Practicing Justice with Ourselves and Others
In keeping with the being gentle with ourselves and others idea presented in my previous post entitled "May is Mental Health Awareness Month - Be Gentle!" I want to write a post inspired by the Four Agreements by Miguel Ruiz.
In this inspiring work, that I would recommend to anyone, Ruiz presents four "Agreements" that will lead us to personal freedom. They include "Be Impeccable with Your Word", "Don't Take Anything Personally", "Don't Make Assumptions" and "Always Do Your Best".
One concept that has really stood out to me is the idea of being "just" with ourselves and others. Ruiz presents this idea in the first chapter of the book entitled "Domestication and the Dream of the Planet." Ruiz asserts that through "domestication" or growing up in this world and assimilating into whatever culture, religion or ethnicity that we belong to, we are taught and ascribe to "agreements" that we hold as true or "the law". Common ones include a specific faith, gender roles and expectations or other standards of behavior. When we begin to challenge or go against any agreements that we have been trained to accept or accept on our own we feel unsafe and may even punish ourselves.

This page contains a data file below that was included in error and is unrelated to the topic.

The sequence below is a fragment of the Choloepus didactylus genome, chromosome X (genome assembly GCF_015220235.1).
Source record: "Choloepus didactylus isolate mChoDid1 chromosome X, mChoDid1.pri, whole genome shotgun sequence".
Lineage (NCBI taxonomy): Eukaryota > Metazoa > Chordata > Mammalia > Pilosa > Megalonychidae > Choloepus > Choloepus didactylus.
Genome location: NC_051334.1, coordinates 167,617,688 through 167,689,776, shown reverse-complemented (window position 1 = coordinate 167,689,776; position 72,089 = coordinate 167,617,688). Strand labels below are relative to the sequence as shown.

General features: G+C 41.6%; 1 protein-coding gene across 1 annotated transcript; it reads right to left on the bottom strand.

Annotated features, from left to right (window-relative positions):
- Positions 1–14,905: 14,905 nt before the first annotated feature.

Ruiz captures this concept in one powerful quote:
“True justice is paying only once for each mistake. True injustice is paying more than once for each mistake.”
I believe that this concept extends beyond simply being gentle with ourselves and others as it requires us to be forgiving.
How often have we mentally or even physically punished ourselves or others for making a mistake? Maybe we repeatedly use negative self talk with ourselves each time that we remember saying or doing something wrong. Maybe we deprive ourselves of something or inflict physical harm when we think about this mistakes. Perhaps we punish our romantic partners by constantly reminding them of a time that they hurt us.
I challenge myself, and anyone reading this post to own up to our mistakes, accept any consequences and extend any necessary apologies when we make a mistake. Once this is done, we must free ourselves from it! Be gentle. We are human, we make mistakes. We must not dwell on them! This will only make us feel bad. If we feel bad, then it is hard to do good.
What do you want to forgive yourself for? How will you practice justice with yourself? Comment via Facebook Comments below!